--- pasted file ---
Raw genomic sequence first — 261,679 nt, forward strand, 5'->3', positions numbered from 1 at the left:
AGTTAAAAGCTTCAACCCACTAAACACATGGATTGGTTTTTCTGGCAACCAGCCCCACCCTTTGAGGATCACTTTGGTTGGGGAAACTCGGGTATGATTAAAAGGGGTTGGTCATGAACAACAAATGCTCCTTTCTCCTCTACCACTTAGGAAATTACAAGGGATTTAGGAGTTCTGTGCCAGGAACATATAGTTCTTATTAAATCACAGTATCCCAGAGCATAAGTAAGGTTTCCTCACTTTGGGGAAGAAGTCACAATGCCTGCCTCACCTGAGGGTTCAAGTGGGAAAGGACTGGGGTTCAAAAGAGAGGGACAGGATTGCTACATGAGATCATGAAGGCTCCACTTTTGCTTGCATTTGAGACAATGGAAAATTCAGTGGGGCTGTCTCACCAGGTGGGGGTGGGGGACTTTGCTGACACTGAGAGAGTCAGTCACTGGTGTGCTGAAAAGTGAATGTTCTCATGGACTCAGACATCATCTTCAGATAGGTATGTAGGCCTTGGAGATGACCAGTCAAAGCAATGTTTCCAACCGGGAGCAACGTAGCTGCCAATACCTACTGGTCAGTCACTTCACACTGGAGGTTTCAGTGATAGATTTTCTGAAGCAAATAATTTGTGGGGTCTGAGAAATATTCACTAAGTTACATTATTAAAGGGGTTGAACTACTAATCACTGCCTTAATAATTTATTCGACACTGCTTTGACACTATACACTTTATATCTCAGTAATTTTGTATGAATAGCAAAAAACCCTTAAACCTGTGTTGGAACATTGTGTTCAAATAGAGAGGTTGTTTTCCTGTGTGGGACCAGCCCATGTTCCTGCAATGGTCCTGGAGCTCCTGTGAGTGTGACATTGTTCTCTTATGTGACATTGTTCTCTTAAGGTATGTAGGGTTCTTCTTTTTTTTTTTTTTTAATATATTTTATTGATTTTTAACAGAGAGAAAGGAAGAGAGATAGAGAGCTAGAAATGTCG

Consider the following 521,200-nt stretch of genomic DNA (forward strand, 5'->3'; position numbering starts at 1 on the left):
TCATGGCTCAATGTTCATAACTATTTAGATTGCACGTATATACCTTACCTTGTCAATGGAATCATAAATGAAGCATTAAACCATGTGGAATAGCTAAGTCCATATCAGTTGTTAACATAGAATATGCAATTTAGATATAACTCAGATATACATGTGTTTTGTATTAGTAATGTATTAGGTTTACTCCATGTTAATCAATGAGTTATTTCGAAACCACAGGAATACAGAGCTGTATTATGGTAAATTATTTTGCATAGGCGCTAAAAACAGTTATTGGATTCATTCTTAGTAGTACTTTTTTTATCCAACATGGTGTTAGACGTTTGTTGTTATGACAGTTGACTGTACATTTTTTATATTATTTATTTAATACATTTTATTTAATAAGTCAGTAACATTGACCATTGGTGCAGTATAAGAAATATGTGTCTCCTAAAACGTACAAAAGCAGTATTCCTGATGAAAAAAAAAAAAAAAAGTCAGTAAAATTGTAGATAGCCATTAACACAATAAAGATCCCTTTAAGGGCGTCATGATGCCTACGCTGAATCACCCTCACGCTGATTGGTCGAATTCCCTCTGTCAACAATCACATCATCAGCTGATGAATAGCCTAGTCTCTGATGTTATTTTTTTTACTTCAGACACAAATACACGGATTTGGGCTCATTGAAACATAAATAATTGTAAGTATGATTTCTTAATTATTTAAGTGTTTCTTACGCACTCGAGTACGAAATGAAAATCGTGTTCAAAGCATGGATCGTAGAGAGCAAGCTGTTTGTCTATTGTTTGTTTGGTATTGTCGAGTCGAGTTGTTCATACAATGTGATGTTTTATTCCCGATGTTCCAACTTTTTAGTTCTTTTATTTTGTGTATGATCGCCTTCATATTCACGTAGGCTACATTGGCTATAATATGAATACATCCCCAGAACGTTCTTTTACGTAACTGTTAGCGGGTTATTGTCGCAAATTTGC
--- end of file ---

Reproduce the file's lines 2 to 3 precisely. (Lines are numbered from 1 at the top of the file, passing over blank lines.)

AGTTAAAAGCTTCAACCCACTAAACACATGGATTGGTTTTTCTGGCAACCAGCCCCACCCTTTGAGGATCACTTTGGTTGGGGAAACTCGGGTATGATTAAAAGGGGTTGGTCATGAACAACAAATGCTCCTTTCTCCTCTACCACTTAGGAAATTACAAGGGATTTAGGAGTTCTGTGCCAGGAACATATAGTTCTTATTAAATCACAGTATCCCAGAGCATAAGTAAGGTTTCCTCACTTTGGGGAAGAAGTCACAATGCCTGCCTCACCTGAGGGTTCAAGTGGGAAAGGACTGGGGTTCAAAAGAGAGGGACAGGATTGCTACATGAGATCATGAAGGCTCCACTTTTGCTTGCATTTGAGACAATGGAAAATTCAGTGGGGCTGTCTCACCAGGTGGGGGTGGGGGACTTTGCTGACACTGAGAGAGTCAGTCACTGGTGTGCTGAAAAGTGAATGTTCTCATGGACTCAGACATCATCTTCAGATAGGTATGTAGGCCTTGGAGATGACCAGTCAAAGCAATGTTTCCAACCGGGAGCAACGTAGCTGCCAATACCTACTGGTCAGTCACTTCACACTGGAGGTTTCAGTGATAGATTTTCTGAAGCAAATAATTTGTGGGGTCTGAGAAATATTCACTAAGTTACATTATTAAAGGGGTTGAACTACTAATCACTGCCTTAATAATTTATTCGACACTGCTTTGACACTATACACTTTATATCTCAGTAATTTTGTATGAATAGCAAAAAACCCTTAAACCTGTGTTGGAACATTGTGTTCAAATAGAGAGGTTGTTTTCCTGTGTGGGACCAGCCCATGTTCCTGCAATGGTCCTGGAGCTCCTGTGAGTGTGACATTGTTCTCTTATGTGACATTGTTCTCTTAAGGTATGTAGGGTTCTTCTTTTTTTTTTTTTTTAATATATTTTATTGATTTTTAACAGAGAGAAAGGAAGAGAGATAGAGAGCTAGAAATGTCG

Consider the following 521,200-nt stretch of genomic DNA (forward strand, 5'->3'; position numbering starts at 1 on the left):